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Lean On Me: Broken Arrow Businesses Lend One Another a Helping Hand

Strong support network helps small businesses build big futures.

By Patsy B. Weiler on May 4, 2021

Broken Arrow
Sarah Eliza Photography

Locals and visitors in downtown Broken Arrow only have to follow the mouth-watering aroma of made-from-scratch cinnamon rolls, chocolate chip cookies and freshly brewed coffee to arrive at the popular Laurannae Baking Co.

The locally owned espresso and pastry bar sits on West Commercial Street in the heart of the historic Rose District. In addition to tantalizing pastries, the charming small business is known for its locally roasted beans, modern spin on cake designs and warm, welcoming atmosphere.

The Rose District, the name is a nod to the area’s past when it was called the City of Roses, is a pedestrian-friendly area landscaped with colorful roses, blooming with nearly 50 independently owned shops, restaurants and mixed-use developments.

Broken Arrow
Sarah Eliza Photography

Born and raised in Broken Arrow, Laurannae Baking owner Kim Washburn says the strong sense of community and support from the Broken Arrow Chamber of Commerce and Economic Development Corporation were important reasons why her family opened the doors to their business in her hometown in 2012.

“I could go on and on about Broken Arrow, but it is the absolute only place I would want to have a business and raise our family,” Washburn says.

Others agree, as Yelp, an online company that connects consumers to companies by crowd-sourced reviews, recognized the city in 2016 as one of the top-10 customer-friendly small businesses and communities in America


Washburn and her husband, Stephen, own a second company, LBCO properties, formed when they purchased the building that houses Laurannae Baking Co. and other tenants.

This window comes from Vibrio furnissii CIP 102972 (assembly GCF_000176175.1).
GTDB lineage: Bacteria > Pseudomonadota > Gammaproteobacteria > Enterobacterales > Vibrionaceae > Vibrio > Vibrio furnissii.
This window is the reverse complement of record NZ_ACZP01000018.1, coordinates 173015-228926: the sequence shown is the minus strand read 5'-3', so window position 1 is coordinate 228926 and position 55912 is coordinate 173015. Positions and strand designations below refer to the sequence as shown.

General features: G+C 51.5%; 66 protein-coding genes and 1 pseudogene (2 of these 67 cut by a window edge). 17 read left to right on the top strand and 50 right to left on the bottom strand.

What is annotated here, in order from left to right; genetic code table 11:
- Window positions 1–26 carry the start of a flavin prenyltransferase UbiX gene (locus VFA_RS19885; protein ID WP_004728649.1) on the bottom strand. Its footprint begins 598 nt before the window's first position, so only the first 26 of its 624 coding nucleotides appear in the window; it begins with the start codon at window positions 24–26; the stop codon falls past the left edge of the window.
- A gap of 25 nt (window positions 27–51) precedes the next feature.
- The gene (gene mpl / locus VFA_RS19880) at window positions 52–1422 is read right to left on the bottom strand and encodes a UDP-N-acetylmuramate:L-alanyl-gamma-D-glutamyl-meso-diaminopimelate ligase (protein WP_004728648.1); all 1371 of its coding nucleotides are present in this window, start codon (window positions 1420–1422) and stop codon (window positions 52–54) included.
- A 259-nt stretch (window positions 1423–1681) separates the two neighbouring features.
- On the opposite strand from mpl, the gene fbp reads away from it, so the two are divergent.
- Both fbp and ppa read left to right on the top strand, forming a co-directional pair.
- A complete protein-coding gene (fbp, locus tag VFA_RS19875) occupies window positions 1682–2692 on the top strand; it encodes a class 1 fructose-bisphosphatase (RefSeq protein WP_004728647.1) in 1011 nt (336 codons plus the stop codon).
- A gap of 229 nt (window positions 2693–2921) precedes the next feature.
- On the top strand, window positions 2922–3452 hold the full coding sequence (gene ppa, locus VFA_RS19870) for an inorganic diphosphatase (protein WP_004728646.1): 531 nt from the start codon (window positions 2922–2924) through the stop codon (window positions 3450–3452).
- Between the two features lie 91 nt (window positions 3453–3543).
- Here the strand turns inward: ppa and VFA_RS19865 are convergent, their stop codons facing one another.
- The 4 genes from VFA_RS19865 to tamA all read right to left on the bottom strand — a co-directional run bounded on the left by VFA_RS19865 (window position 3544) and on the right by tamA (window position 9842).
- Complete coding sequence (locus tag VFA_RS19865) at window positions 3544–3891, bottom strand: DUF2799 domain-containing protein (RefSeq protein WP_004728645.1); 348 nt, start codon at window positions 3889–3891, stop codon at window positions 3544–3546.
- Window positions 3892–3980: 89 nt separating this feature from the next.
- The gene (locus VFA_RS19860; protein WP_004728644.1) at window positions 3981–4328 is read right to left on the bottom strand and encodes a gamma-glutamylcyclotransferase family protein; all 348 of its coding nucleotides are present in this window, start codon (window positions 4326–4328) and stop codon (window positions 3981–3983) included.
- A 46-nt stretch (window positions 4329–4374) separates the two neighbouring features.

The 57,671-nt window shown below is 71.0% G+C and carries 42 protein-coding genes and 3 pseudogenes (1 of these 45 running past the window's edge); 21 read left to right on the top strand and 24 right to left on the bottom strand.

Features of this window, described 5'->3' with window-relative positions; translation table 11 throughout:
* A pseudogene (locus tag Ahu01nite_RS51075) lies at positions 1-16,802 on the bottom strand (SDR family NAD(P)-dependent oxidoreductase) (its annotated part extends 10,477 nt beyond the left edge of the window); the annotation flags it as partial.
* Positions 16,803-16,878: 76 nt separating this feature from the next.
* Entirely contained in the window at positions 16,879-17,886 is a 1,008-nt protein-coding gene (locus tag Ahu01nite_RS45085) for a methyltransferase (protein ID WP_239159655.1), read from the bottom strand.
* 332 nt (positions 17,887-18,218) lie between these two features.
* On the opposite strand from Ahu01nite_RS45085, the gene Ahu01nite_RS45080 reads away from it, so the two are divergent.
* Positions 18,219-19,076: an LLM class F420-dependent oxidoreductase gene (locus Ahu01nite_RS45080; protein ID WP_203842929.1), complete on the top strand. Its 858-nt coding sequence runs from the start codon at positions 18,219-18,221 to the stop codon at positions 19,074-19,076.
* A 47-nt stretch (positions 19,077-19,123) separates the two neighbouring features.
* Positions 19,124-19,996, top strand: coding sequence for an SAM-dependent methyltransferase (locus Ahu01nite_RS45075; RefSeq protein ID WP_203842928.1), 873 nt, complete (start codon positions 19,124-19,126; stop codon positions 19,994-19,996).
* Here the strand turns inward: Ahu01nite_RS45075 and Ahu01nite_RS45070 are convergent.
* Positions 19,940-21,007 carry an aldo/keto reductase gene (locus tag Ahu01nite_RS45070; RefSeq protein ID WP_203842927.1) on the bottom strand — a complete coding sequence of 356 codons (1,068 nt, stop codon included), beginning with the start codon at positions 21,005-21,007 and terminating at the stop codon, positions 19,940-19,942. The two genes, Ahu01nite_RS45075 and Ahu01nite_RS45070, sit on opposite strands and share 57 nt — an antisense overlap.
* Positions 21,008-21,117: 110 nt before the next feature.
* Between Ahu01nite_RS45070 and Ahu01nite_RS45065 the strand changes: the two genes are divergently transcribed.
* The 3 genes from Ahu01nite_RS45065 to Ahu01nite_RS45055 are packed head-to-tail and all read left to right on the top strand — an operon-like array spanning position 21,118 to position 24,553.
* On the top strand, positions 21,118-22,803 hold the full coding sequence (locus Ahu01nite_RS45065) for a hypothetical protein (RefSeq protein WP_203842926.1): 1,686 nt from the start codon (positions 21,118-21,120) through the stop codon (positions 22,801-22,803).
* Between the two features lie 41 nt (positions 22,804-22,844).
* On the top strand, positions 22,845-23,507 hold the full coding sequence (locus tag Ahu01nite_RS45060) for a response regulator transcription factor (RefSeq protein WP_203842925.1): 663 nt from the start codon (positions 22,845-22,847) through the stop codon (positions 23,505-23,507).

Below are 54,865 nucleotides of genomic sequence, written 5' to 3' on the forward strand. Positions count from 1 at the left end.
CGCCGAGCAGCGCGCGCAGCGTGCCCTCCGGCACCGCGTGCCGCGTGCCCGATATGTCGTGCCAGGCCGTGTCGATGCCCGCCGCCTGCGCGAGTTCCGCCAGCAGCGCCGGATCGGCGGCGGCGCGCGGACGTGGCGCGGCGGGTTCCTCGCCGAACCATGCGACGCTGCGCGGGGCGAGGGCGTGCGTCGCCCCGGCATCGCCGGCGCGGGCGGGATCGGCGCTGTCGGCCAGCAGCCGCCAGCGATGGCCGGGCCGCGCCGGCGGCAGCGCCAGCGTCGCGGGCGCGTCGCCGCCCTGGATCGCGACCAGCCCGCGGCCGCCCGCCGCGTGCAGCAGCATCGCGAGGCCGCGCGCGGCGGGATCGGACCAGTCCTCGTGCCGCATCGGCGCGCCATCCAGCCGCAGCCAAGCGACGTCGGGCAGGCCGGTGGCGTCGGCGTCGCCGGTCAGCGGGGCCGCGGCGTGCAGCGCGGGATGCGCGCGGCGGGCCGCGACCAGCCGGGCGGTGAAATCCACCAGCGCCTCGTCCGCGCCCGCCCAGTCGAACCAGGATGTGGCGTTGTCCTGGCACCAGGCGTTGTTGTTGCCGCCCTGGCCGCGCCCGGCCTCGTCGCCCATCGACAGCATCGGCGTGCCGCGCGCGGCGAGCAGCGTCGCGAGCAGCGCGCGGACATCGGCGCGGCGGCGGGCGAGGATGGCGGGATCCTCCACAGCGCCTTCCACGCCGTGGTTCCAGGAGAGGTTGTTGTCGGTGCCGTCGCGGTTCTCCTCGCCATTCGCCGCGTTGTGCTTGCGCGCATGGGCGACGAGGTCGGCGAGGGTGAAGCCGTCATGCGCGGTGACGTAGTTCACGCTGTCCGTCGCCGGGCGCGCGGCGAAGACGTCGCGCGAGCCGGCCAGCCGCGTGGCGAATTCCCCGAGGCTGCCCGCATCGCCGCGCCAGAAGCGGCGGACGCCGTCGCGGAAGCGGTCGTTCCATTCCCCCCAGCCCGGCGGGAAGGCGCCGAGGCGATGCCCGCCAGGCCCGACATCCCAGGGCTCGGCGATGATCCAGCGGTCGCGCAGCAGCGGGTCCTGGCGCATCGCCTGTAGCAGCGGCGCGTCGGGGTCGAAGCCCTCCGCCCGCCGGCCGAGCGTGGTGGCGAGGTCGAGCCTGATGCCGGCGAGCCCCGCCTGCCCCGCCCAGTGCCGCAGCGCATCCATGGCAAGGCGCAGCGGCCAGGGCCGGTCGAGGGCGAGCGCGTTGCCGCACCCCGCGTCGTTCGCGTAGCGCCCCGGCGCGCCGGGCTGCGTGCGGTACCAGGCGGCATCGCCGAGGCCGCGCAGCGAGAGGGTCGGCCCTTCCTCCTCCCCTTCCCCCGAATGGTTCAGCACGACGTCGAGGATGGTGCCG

The dynamic entrepreneurs soon plan to move their kitchen within the building. The newly opened space will create more seating and extend the bakery’s offerings. Future undertakings include adding a large covered patio in the alley behind the building, equipped with a fireplace and heaters so the space can be used year-round.

A strong ally from the beginning of all their endeavors has been the Broken Arrow Chamber of Commerce.

“The Chamber of Commerce has always rallied around us and provided the support — whatever it is we needed,” she says.

Startups can find a strong team in their corner from the local chamber and economic development staff. The chamber serves as a connector and clearinghouse of resources and information to help new businesses with their educational needs, including a chamber-hosted luncheon focused on fostering innovation and entrepreneurship and connecting owners with resources such as SCORE, a volunteer organization that assists individuals in business and those starting a business, and the Oklahoma Small Business Development Center in Broken Arrow.

“The Chamber of Commerce has always rallied around us and provided the support — whatever it is we needed.”

Kim Washburn, Laurannae Baking Co.

Other services include networking opportunities, promotional assistance, property location and providing demographic and workforce research data.

“Entrepreneurs are drawn to Broken Arrow because of the service sector that exists to help set up small businesses in an intimate suburban climate. It is a collaborative environment dedicated to seeing all businesses thrive,” says Darla Heller, Vice President of Economic Development at the Broken Arrow Chamber of Commerce.

Broken Arrow
Sarah Eliza Photography

Ready to Support

Chamber steps up to help businesses with COVID-19 disruption.

When the small businesses in Broken Arrow were negatively affected by the COVID-19 outbreak, the Broken Arrow Chamber of Commerce was proactive in determining their needs and conducted numerous virtual roundtable meetings and surveys.

BA Rising, an economic task force, was formed by the chamber’s economic development arm to assist with the Small Business Economic Recovery Microgrants program. Funding for the program came from the Broken Arrow Economic Development Corporation, the chamber and the city.

Money was used to help with rent, mortgages, utilities, cleaning, sanitation and more. Thirty-eight businesses received microgrants, totaling $160,000, which was divided among seven business sectors, including:

  • Recreation (7): $30,300

  • Restaurants (10): $46,100

  • Entertainment (3): $7,900

  • Service (6): $23,500

  • Retail (5): $21,000

  • Salons (6): $26,200

  • Manufacturing (1): $5,000

“It was vital we help meet the needs of our businesses,” says Jennifer Conway, the chamber’s president and CEO.

If you’d like to learn more about the Broken Arrow, OK area, check out the latest edition of Livability Broken Arrow, OK.

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